The tribunal dedicated to protecting the human rights of New Zealanders is in danger of "collapsing" under a massive backlog the previous government had been repeatedly warned about.
Documents obtained by the Herald reveal the Human Rights Review Tribunal even stopped scheduling hearings late last year because it was so behind writing up decisions for cases that had already been heard - some as many as three years earlier.
Tribunal chairman Roger Haines QC, told the incoming government it was "ironic to say the least" that the body charged with protecting human rights was now depriving people of those rights through huge delays.
The tribunal is charged with hearing claims relating to discrimination, sexual and racial harassment, privacy breaches and health and disability rights. It is able to issue findings and award financial penalties.
The issues at the tribunal follow accusations by the new Government of hospital infrastructure being starved of investment and a billion-dollar prison expansion to cope with an unexpected surge in prisoner numbers.
In a letter to Minister of Justice Andrew Little in November, Haines called it a "crisis", which would be made worse the longer it wasn't fixed.
"The overall delays will become even more egregious. As one who, since at least 2015, has endeavoured to have the problem remedied, I find the present situation unconscionable."
"The delays in the tribunal are reaching the point where the system is in danger of falling into disrepute if not collapsing," Haines wrote, warning it would take five years to clear the backlog.
The letter is in documents released through the Official Information Act showing concerns were raised since 2015 over rising claim numbers.
The tribunal went from 36 cases in 2012-2013 to 127 four years later. Officials told ministers they were unsure why there was such an increase but that it could be due to a great public understanding of rights.
Haines said the tribunal struggled to deal with the increase because the current law required the chairperson to hear all cases. As a result, he said "the entire load of the tribunal has been carried by one person, being myself".
Haines said former associate Minister of Justice Mark Mitchell arranged the temporary appointment of a part-time co-chairperson but it would take "five full-time decision-makers five years to eliminate the backlog while keeping up with current cases".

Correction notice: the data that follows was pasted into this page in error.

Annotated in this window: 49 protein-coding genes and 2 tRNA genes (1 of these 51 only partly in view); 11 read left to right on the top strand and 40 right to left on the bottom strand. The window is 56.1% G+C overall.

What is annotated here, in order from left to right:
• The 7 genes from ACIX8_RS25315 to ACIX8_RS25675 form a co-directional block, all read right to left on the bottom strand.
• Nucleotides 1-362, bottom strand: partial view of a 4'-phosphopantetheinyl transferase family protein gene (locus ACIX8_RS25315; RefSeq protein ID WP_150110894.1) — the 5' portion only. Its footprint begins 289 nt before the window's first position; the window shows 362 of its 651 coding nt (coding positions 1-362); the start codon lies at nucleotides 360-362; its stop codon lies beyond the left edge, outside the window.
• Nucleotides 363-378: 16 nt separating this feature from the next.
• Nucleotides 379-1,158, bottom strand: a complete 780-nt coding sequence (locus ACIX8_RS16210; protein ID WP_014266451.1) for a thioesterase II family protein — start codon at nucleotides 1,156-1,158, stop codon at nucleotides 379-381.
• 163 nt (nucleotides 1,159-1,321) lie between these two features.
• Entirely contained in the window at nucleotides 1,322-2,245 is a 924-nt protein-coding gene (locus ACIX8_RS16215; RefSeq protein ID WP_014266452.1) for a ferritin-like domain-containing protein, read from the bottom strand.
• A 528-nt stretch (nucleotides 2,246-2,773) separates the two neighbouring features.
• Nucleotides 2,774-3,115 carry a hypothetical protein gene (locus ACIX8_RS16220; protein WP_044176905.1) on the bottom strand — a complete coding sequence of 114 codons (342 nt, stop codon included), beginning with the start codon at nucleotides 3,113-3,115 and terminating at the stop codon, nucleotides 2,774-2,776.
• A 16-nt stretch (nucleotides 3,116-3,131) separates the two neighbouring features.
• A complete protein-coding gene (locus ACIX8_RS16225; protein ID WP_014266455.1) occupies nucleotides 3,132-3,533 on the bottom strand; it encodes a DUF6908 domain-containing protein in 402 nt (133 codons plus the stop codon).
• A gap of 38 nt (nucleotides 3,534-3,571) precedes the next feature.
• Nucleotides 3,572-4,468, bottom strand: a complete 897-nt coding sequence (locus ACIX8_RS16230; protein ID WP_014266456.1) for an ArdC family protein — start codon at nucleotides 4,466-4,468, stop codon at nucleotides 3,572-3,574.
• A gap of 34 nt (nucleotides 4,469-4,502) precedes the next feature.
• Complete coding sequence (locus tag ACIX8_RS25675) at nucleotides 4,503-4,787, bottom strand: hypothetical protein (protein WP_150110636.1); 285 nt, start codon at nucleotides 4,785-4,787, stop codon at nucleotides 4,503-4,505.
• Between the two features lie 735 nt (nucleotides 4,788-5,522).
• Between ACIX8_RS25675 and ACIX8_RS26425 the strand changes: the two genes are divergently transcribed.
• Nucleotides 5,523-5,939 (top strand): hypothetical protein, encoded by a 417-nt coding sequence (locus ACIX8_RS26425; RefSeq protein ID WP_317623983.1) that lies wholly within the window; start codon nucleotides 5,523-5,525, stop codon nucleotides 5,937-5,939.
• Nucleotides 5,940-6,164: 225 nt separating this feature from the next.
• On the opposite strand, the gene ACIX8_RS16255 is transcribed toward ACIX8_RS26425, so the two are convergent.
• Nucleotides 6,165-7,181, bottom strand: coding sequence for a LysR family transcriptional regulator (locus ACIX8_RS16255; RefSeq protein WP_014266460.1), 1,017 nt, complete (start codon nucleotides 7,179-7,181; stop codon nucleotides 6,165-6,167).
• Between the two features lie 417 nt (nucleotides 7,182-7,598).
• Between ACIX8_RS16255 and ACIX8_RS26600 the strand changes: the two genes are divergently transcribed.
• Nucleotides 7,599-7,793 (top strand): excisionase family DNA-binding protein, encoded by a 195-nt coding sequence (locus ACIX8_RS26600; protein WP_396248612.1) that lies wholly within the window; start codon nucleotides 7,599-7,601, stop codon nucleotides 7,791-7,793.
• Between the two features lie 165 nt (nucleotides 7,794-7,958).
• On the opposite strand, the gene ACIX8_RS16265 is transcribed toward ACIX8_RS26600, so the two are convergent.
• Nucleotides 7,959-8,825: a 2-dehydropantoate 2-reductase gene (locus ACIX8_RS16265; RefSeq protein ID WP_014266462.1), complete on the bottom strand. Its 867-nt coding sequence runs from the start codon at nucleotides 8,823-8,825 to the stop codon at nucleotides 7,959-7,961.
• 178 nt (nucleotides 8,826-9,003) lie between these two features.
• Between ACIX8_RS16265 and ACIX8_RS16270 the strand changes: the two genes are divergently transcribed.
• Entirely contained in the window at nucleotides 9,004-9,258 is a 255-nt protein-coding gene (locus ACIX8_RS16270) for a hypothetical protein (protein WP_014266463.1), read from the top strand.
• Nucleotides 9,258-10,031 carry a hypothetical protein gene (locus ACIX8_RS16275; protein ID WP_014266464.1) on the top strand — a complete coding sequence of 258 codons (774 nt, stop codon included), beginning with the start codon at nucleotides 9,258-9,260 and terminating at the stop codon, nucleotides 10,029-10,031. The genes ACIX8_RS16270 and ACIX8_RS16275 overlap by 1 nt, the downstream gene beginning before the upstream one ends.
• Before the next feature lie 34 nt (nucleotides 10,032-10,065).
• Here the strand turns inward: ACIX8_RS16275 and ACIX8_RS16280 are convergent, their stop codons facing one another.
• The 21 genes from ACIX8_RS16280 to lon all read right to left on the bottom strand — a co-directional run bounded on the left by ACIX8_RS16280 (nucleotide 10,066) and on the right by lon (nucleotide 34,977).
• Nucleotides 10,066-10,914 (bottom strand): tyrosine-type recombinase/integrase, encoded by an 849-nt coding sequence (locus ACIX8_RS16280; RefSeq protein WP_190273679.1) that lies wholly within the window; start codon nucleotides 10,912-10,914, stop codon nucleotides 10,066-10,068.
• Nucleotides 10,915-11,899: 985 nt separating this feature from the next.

It meant those who had filed cases waiting 16-19 months for the first case management conference - the first step in getting a case to a hearing - and 22-28 months for an actual hearing.
"Access to justice is being denied to almost all. For a tribunal charged with protecting human rights the situation is ironic, to say the least."
He said the proposed "tribunals bill" before Parliament "was wholly misconceived and will not solve the problem" but "likely matters will be made worse".
Haines said the solution was a single change to the Human Rights Act to allow the tribunal's deputy chairs to hear cases.
A briefing from the Ministry of Justice to Little and Associate Justice Minister Aupito William Sio - who is responsible for tribunals - said it would take two chairs four years to clear the backlog without any new cases.
The delays were not only with getting hearing dates but receiving decisions: officials estimate claimants were waiting up to three years to get verdicts.
"These delays are expected to grow as the tribunal recently suspended all initial case management teleconferences and the setting down of new cases for hearing (unless they are urgent) so it can focus on writing decisions for those cases that have already been heard."
The OIA material shows the issue was raised with Mitchell in 2017 and his predecessor Amy Adams in 2016.
Adams responded to Haines in 2016, saying change was "likely to be many months away but I remain committed to achieving the outcome you propose".
Adams, now National's finance spokeswoman, said changes had been made at the time in line with advice from officials on the best way to fix the problems facing the tribunal.
She said she took action with the intent of solving the problem and "it was never suggested to me that wasn't the case".
Mitchell, National's justice spokesman, said he met Haines last year and arranged the temporary appointment of a second chair to help ease the load.
"I was completely sympathetic to him and took steps to help immediately. If people are waiting around to have their case heard it draws us back to the old saying, that to have good justice you need to have early justice."
He said further changes had been planned when the government had changed.
Sio agreed the tribunal was in a state of "crisis".
The changes proposed by the previous Government "didn't have teeth". He said officials had developed solutions that were before the justice select committee in a bid to "meaningfully deal with the backlog".
"It's unacceptable we have the backlog of cases. The previous government were aware of it. It should never have been allowed to happen."
Sio said it was another illustration of the National government "so fixated" on pushing economic success "that the country wound up suffering".
"For the past nine years the public was told by the previous administration that the country was doing so well. Now we see, with more light being shone on our public service, that not everyone is able to access the type of justice they should expect from our system."
Activist and blogger Martyn Bradbury was among those waiting for a hearing after discovering police had unlawfully accessed his banking details during the hunt for the hacker Rawshark - a privacy breach.
Bradbury said the tribunal had been left unable to "prosecute the state for abuses of power".
"Justice delayed is justice denied and when it's against the state, how else is the individual to fight back?"